Sunday night, after watching the weakest season finale in television history — “Walking Dead,” I’m talking to you — I turned my attention to more pressing matters.
Monday was Opening Day, and I had yet to prepare.
No, I don’t mean the Major League Baseball Opening Day, which is the most overrated day in sports by the way. Opening Day in the bigs is simply one day that is quickly washed away from memory by the next seven months and 161 games. If you’re not at the ballpark in person, then Opening Day loses its magic.
For me, Sunday night was about preparing for the opening day of the Western Nevada County Slo-Pitch Softball Association.
That may sound pathetic, but for a father of two young children with a full-time job and little free time, it’s what I got.
The long winter months have now passed, spring is upon us, and all I want to hear is “Play ball!”
I want to see my rag-tag team of guys from the office trot hap-haphazardly onto the field wearing mismatching uniforms. I look forward to the infield booting the first couple of sharp grounders, the mis-judgement of a fly ball and a huge whiffing swing at a softly lofted ball that spins a 280-pound man into the ground.
I also look forward to a no-doubter home run coming off a bat and the big bopper that hit it casually walking back to the dugout rather than trot the bases or to see pitchers a mere 40 feet from home plate snag line drives rifled back at them and act as if it was no big thing when the catch is made, and oh, how I long to see a speedy batter turn a bloop single into a thrilling double.
So Sunday, I went to sleep with fly balls soaring into the night sky and close plays at the plate dancing through my head.
But alas, I awoke Monday to darkened clouds with bellies filled with game-threatening rain. The precipitation would not come, but the rains that proceeded it caused the cancellation of Monday’s games — poor field conditions the culprit, according to the WNCSSA hotline.
So another week I must wait. Another week to make sure my gear is just right, my cleats are clean, my glove is oiled and my lucky shirt still fits. Another week of feeling like a Little Leaguer on the precipice of the Opening Day jamboree.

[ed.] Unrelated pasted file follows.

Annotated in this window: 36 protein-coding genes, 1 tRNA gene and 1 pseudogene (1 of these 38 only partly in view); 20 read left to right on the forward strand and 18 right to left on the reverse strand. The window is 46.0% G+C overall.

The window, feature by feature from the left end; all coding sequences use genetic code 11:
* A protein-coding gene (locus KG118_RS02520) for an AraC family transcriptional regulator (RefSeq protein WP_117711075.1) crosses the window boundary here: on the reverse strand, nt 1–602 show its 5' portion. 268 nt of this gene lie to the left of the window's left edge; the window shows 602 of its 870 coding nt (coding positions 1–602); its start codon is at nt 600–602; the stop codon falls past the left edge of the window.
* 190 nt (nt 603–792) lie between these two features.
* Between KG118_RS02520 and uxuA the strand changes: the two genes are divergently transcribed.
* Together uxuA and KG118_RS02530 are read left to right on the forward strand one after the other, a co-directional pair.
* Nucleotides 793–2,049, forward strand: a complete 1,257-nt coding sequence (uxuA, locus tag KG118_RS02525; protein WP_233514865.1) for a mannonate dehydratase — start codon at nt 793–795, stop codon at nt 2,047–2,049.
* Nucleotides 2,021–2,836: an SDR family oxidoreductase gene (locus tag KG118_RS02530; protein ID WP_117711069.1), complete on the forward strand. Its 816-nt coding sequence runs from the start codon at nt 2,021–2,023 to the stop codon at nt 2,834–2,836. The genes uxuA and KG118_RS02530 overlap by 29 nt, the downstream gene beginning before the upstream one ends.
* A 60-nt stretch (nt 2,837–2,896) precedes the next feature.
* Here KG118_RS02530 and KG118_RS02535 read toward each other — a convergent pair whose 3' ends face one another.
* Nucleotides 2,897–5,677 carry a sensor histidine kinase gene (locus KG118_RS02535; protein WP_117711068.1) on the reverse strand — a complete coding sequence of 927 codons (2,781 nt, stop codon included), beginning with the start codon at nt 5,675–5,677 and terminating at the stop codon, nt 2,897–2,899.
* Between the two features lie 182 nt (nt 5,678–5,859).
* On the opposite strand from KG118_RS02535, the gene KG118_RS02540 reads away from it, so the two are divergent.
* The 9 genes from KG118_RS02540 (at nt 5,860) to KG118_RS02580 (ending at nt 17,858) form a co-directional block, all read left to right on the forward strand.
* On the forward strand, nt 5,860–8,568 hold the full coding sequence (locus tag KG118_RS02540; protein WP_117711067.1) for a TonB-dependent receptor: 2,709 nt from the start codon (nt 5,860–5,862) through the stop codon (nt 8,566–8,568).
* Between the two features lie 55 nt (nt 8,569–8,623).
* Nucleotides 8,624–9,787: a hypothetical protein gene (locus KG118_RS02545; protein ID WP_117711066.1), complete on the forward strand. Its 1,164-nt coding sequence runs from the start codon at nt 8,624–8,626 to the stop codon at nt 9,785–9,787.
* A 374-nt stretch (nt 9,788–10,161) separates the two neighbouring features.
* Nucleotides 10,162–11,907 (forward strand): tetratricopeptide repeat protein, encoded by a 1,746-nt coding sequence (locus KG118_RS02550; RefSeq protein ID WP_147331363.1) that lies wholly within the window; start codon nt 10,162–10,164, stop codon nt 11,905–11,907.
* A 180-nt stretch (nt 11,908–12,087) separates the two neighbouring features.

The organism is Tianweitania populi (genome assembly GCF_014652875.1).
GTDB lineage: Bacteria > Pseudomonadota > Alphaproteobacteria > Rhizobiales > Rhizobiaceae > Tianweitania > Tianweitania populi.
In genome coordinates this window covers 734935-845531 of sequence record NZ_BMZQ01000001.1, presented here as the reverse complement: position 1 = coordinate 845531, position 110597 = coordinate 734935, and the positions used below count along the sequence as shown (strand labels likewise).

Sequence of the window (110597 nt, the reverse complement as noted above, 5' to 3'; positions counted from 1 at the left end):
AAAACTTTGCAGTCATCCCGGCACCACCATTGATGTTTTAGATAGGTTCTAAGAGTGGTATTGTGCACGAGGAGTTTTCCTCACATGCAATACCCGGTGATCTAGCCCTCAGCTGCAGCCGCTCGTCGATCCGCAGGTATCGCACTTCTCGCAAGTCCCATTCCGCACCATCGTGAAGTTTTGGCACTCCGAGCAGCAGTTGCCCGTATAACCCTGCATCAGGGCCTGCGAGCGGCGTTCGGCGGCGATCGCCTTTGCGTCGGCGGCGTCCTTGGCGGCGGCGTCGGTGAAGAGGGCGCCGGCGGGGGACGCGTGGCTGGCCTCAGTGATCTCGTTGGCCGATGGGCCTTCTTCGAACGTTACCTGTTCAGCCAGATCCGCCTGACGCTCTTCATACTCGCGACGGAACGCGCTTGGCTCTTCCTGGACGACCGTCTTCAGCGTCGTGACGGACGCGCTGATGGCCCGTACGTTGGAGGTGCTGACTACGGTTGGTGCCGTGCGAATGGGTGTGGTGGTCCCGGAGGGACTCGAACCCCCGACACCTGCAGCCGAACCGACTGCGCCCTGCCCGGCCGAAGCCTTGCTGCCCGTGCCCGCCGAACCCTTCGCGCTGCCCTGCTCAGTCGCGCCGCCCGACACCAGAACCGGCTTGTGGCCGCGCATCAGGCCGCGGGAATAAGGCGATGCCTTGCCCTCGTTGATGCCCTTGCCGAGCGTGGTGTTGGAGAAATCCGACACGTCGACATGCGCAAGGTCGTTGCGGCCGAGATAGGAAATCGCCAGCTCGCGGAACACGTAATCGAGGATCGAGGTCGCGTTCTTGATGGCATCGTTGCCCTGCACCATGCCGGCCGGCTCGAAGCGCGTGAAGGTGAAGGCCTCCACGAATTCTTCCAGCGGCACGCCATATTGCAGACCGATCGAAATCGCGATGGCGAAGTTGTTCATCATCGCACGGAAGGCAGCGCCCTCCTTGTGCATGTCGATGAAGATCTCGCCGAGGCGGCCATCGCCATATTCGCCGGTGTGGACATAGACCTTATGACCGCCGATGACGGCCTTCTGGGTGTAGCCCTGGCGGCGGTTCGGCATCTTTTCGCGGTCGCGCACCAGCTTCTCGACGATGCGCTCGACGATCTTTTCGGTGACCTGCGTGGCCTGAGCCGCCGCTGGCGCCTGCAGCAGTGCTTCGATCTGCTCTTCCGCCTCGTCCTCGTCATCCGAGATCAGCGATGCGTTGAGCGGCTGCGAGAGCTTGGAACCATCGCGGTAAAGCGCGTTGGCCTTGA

And I’m OK with that because recreational sports never disappoint like “Walking Dead” did. Whether my softball team wins the championship — which we did in the 2012 summer season — or finished at the bottom of the standings — like we did in the 2012 spring season — it always ends with a smile and the thought of next season.
Slo-pitch softball is a weekly reminder that no matter what jobs we hold in this community or what social standing we may have, we are all just kids spending an hour on a ball field.
Softball reminds us all how flawed we are but that we are elevated by team work. It shows us that we are shadows of our former athletic selves but that those shadows are still capable of turning a double play or ripping a double into the gap.
Recreational sports in general, whether it’s basketball, softball or whatever, have been my escape, vacation and weekly reason to stay optimistic. Because no matter how bad a week I may be having, if a game is on the horizon everything will be all right.
Whether it’s softball, basketball, volleyball, soccer, pickleball, badminton or bocce ball, recreational sports are good for the individual and the whole family.
It’s goods for kids to see their mom and dads competing and being active. It’s also a great forum to demonstrate acts of good sportsmanship. You can tell young athletes about sportsmanship, but seeing you actualize it on the field will carry more weight.
I encourage everyone to play a recreational sport and in an organized league if possible. The Nevada County Adult Sports Association offers basketball and volleyball multiple times throughout the year, Samba Soccer has indoor soccer, the WNCSSA has multiple softball leagues and multiple seasons and Gold Country Senior Softball Association offers an option for those ballers over 50 looking to continue with America’s favorite pasttime.
For me, softball is my fountain of youth, even though I feel my age plus some after every game. But for the 55 minutes that I’m on the field,I’m 12 years old again, and that’s worth the $30 price of admission.
To contact Sports Editor Walter Ford, call 530-477-4232 or email firstname.lastname@example.org.